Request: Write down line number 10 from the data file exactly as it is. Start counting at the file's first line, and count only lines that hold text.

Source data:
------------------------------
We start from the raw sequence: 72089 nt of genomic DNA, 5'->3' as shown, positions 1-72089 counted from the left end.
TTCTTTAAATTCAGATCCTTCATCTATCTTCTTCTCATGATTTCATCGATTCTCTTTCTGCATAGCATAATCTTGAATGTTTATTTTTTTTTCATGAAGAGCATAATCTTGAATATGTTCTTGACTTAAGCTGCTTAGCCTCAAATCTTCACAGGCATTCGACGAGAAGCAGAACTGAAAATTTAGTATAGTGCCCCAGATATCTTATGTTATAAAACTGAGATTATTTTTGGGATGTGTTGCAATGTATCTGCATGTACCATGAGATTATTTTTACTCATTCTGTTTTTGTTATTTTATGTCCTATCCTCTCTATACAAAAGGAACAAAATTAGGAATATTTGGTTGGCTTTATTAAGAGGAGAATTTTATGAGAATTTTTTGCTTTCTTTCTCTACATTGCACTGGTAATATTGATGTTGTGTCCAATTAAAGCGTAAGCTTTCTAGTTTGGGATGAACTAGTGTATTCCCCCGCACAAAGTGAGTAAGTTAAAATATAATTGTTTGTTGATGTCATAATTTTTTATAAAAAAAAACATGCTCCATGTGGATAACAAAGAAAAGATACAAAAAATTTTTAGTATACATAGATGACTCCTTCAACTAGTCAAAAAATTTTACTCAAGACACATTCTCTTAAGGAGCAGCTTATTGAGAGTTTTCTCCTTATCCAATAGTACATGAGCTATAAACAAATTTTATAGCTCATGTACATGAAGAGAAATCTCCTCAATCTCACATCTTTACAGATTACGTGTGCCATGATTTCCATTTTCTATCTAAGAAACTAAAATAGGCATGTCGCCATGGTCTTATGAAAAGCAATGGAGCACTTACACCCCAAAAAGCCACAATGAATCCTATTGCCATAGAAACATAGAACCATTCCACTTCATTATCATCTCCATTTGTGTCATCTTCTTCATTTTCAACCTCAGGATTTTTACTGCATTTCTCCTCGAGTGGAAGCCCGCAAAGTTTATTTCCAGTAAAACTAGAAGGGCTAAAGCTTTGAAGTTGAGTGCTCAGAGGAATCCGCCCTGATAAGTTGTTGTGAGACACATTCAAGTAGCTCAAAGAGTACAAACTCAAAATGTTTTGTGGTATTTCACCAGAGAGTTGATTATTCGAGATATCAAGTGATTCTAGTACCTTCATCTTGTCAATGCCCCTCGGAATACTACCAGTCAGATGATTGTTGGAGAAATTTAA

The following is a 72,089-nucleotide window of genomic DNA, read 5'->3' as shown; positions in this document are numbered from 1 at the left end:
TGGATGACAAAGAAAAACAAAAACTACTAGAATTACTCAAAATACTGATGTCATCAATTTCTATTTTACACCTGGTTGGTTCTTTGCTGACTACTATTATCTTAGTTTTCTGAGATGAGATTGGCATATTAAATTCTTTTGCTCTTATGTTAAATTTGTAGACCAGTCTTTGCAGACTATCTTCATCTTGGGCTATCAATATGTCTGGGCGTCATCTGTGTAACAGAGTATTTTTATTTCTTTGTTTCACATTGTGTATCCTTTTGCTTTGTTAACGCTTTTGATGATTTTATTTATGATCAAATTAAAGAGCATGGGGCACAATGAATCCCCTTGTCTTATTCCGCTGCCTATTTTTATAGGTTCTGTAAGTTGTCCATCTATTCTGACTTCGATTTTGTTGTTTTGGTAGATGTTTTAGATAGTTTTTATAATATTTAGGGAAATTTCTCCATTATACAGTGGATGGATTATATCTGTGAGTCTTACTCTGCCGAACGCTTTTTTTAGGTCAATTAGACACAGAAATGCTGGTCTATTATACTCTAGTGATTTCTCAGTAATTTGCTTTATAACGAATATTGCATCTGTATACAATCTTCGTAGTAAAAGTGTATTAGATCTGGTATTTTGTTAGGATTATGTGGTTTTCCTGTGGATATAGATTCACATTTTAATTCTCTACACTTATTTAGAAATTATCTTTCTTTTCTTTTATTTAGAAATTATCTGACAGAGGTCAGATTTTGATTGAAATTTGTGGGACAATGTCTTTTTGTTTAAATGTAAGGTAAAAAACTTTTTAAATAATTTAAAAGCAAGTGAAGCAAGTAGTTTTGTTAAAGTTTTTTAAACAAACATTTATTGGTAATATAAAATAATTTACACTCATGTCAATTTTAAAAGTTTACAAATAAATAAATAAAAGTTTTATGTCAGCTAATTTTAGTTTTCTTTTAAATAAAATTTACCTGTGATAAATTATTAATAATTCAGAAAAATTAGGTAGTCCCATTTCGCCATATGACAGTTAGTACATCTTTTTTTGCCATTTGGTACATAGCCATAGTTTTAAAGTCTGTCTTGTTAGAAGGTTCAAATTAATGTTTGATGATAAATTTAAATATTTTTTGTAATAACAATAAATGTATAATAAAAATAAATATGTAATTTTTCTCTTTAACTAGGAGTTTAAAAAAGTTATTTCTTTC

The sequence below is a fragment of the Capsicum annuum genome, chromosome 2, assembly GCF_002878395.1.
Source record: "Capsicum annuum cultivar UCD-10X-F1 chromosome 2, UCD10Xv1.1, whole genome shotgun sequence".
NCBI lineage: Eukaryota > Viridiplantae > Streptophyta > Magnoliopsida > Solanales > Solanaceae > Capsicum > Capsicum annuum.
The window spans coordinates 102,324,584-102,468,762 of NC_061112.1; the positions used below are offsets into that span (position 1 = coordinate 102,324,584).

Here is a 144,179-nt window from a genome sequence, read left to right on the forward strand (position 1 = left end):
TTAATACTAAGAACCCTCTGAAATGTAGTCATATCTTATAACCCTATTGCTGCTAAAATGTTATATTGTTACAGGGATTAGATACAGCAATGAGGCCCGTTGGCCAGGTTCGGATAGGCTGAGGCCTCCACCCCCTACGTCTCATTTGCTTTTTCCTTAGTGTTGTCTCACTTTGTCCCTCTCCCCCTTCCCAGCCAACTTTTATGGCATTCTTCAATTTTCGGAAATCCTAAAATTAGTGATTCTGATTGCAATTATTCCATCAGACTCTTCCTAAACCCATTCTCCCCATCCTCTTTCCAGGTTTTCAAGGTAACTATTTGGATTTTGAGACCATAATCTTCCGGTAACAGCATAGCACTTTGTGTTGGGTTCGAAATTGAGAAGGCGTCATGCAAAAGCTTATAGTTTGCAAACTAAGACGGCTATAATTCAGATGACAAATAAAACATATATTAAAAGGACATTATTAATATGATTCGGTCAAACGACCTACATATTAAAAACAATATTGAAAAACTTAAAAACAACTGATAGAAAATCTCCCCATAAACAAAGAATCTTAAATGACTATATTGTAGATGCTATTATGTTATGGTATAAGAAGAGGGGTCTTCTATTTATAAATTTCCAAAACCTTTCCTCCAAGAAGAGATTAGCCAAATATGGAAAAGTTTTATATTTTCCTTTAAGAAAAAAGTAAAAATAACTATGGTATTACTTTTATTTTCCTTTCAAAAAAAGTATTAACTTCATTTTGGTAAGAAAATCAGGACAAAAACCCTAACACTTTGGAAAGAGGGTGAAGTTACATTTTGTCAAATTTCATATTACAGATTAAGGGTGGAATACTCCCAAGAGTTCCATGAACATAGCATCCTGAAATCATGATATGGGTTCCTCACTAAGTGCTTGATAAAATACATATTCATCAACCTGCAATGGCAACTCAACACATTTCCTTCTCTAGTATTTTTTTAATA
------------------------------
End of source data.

TTAATACTAAGAACCCTCTGAAATGTAGTCATATCTTATAACCCTATTGCTGCTAAAATGTTATATTGTTACAGGGATTAGATACAGCAATGAGGCCCGTTGGCCAGGTTCGGATAGGCTGAGGCCTCCACCCCCTACGTCTCATTTGCTTTTTCCTTAGTGTTGTCTCACTTTGTCCCTCTCCCCCTTCCCAGCCAACTTTTATGGCATTCTTCAATTTTCGGAAATCCTAAAATTAGTGATTCTGATTGCAATTATTCCATCAGACTCTTCCTAAACCCATTCTCCCCATCCTCTTTCCAGGTTTTCAAGGTAACTATTTGGATTTTGAGACCATAATCTTCCGGTAACAGCATAGCACTTTGTGTTGGGTTCGAAATTGAGAAGGCGTCATGCAAAAGCTTATAGTTTGCAAACTAAGACGGCTATAATTCAGATGACAAATAAAACATATATTAAAAGGACATTATTAATATGATTCGGTCAAACGACCTACATATTAAAAACAATATTGAAAAACTTAAAAACAACTGATAGAAAATCTCCCCATAAACAAAGAATCTTAAATGACTATATTGTAGATGCTATTATGTTATGGTATAAGAAGAGGGGTCTTCTATTTATAAATTTCCAAAACCTTTCCTCCAAGAAGAGATTAGCCAAATATGGAAAAGTTTTATATTTTCCTTTAAGAAAAAAGTAAAAATAACTATGGTATTACTTTTATTTTCCTTTCAAAAAAAGTATTAACTTCATTTTGGTAAGAAAATCAGGACAAAAACCCTAACACTTTGGAAAGAGGGTGAAGTTACATTTTGTCAAATTTCATATTACAGATTAAGGGTGGAATACTCCCAAGAGTTCCATGAACATAGCATCCTGAAATCATGATATGGGTTCCTCACTAAGTGCTTGATAAAATACATATTCATCAACCTGCAATGGCAACTCAACACATTTCCTTCTCTAGTATTTTTTTAATA